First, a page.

Can I be honest with you? I battle fear, and when I look back at 2015, I seem to have been confronted with a “greater than normal” number of occasions giving rise to my fear. These occasions included very real and personal life intrusions (like my husband being hit by a car while training for Ironman), events happening on the world stage (like the actions and threats of Isis), and a few irrational fears that just took hold and wasted my energy (like an alligator eating me on my last, long, lonely open water swim before Ironman…go ahead, laugh…it’s funny now). In the face of my Isis fears – specifically the issue involving the welcoming or turning away of Syrian refugees – I cannot stop thinking about Jesus’ words on the Wednesday night before His crucifixion (Matthew 24-25, best known as the Olivet Discourse).
Sitting in the garden, looking toward Jerusalem, the disciples open up the conversation by pointing out the temple buildings. How shocking Jesus’ response must have been, prophesying the temple’s destruction! The disciples press further, wanting to know when this will happen and inquiring about signs of Jesus’ coming and the end of the age. Jesus fills their ears with prophetic warnings of what life will be like before He returns, both on a global scale and for His followers: persecution, natural disasters, and wars (and rumors of wars) with antichrist, false christs, and false prophets vying for the affections of people, etc. Interspersed the gloom and doom, Jesus promises the Gospel will be preached in the whole world and admonishes His followers to not be frightened, but to be faithful and ready. He punctuates His points with a few parables, and then ends with the division of farm animals.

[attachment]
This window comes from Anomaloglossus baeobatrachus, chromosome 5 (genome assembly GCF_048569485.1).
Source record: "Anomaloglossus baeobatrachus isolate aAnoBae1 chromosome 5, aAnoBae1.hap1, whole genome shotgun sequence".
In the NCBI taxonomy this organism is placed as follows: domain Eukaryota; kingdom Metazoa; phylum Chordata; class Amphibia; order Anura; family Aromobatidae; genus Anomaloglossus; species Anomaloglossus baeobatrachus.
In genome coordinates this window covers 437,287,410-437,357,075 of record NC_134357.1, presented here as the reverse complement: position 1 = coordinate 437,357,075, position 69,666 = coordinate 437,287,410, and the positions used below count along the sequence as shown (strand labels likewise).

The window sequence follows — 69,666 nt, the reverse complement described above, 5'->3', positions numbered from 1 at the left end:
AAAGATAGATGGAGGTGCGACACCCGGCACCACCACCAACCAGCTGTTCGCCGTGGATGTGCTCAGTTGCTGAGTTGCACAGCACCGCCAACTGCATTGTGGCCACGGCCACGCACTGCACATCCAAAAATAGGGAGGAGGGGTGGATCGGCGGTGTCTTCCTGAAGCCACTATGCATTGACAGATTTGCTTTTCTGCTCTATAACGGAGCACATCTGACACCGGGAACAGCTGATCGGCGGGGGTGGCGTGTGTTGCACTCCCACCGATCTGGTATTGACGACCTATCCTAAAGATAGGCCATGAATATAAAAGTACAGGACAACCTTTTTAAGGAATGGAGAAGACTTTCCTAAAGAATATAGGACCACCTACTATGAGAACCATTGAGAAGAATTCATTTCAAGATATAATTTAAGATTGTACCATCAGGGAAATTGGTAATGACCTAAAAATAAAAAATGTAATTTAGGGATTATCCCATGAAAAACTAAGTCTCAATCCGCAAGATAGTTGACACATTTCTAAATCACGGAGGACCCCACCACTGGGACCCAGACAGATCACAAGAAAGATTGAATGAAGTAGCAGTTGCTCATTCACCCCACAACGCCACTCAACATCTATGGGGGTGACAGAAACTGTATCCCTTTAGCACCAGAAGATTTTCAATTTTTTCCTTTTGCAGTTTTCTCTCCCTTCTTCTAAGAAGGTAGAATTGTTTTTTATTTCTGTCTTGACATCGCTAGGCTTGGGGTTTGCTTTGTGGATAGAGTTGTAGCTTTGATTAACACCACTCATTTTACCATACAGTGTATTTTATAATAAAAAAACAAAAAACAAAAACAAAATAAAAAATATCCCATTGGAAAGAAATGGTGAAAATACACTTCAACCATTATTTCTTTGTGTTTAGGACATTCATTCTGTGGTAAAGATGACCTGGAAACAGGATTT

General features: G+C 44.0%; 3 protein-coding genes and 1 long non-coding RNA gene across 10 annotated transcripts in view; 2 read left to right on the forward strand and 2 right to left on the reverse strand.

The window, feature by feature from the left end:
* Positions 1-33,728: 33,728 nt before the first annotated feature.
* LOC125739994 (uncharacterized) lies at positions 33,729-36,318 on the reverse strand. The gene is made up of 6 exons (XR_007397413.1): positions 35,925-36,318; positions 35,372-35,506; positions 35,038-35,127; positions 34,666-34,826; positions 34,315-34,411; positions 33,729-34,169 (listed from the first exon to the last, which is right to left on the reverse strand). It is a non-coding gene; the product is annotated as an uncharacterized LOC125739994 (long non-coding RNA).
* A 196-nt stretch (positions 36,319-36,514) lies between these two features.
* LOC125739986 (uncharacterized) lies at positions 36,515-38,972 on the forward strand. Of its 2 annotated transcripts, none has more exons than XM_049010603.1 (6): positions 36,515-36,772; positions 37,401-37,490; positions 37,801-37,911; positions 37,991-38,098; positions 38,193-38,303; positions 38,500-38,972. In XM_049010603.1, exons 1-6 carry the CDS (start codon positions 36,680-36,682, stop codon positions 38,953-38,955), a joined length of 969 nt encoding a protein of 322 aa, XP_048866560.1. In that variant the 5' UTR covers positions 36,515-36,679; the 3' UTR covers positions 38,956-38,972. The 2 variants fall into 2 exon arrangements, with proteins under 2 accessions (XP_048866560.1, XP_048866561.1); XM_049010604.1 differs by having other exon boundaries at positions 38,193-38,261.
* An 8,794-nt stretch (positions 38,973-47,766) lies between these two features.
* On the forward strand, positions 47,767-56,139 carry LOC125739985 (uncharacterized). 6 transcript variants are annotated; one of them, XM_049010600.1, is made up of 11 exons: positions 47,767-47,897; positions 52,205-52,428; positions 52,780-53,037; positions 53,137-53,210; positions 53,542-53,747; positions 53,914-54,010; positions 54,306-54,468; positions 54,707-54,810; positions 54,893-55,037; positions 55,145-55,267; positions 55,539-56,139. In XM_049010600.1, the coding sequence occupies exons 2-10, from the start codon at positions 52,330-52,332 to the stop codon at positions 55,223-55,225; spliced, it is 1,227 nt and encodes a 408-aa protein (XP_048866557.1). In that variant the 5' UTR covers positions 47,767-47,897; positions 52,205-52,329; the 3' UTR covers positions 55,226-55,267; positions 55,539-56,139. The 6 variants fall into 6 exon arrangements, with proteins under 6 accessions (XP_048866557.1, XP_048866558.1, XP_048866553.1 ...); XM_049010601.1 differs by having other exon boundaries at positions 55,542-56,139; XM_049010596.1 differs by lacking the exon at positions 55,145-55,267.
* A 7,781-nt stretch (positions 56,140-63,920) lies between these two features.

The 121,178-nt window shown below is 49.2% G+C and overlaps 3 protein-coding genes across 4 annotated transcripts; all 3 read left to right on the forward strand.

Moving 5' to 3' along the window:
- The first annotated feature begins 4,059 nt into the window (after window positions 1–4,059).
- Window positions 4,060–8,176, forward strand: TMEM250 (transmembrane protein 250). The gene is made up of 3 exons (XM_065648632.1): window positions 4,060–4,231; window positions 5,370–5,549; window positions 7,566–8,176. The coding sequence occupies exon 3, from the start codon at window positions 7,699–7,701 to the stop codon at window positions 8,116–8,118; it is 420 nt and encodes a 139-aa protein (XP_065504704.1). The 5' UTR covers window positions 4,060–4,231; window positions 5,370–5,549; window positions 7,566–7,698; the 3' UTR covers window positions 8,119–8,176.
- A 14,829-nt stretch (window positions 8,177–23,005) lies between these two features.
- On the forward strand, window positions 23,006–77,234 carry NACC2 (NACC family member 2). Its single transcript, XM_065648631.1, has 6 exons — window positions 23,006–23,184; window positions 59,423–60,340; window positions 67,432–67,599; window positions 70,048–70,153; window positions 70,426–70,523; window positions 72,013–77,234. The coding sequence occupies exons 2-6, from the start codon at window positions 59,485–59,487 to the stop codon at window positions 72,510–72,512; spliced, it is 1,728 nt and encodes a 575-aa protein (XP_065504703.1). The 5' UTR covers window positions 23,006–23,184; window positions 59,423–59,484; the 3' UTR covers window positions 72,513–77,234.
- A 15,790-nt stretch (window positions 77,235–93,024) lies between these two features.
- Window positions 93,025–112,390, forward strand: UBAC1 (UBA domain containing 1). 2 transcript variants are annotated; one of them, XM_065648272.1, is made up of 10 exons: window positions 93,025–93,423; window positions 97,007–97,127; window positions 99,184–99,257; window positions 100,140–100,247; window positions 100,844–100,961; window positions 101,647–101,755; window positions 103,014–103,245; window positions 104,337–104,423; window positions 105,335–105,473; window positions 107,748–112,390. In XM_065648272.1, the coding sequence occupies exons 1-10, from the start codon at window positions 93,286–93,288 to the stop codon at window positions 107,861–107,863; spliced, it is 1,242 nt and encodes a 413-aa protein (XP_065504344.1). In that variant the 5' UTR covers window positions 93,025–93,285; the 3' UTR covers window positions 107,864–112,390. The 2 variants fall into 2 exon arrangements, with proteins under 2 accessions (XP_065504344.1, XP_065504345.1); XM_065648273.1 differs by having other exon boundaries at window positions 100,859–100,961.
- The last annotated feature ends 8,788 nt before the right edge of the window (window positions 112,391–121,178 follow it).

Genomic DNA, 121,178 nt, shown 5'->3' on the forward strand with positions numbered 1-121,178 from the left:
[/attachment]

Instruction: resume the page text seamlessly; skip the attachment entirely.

But when the Son of Man comes in glory, and all the nations are gathered before Him, He will separate one from another: sheep right and goats left. Sheep inheriting the kingdom; goats cast into the eternal fire. (Matthew 25:31-34 and 41, my paraphrase)
And on what criteria will the farm animals be divided?
When I was hungry, thirsty, a stranger, naked, sick, and imprisoned you (the sheep) fed, watered, took in, clothed, visited, and came to me. On the other hand, when I was hungry, thirsty, a stranger, naked, sick, and imprisoned you (the goats) did NOT feed, water, take in, clothe, visit, or come to me. (Matthew 25:35-36 and 42-45, my paraphrase)
Apparently, both groups are confused, neither recalling when they did, or did not, do such things for Jesus. So, Jesus explains,
When you did (or did not) do these things to one of these BROTHERS OF MINE, you (or did NOT) do it for Me. (Matthew 25:40 and 45, my paraphrase)
I have heard many good sermons and teachings on caring for the poor, imprisoned, etc. based on Matthew 25:31-46. While those teaching are certainly in line with the heart and ministry of Jesus, I do not think that is His point here. Looking at His words in context, Jesus has been telling His disciples things are going get tough, and when they do, you must care for one another. After all, it's how people will know we belong to Jesus, by your love for one another (John 13:35).
Jesus’ brothers are among those refugees. To be honest, I fear I cannot know for sure which is a brother of Jesus and which is a brother of Isis, determined to kill me and destroy all that is dear to me. So, two choices unfold before me:
Will I choose faith over fear (or maybe just faith in the face of my fear) and be sheep, welcoming a Syrian refugee? In the end, if the refugee does not end up being my brother, but my enemy, I am still being faithful to Jesus’ radical call to love my enemy (Matthew 5:43-47).
Will I be a goat, giving way to my fear and fulfilling Jesus’ prophetic words from the discourse concerning frozen love, “and because lawlessness is increased, most people’s love will grow cold” (Matthew 25:12)?
Come Holy Spirit – promised comforter, encourager, and strengthener – embolden my fearful heart to walk in faith and follow Jesus where He goes.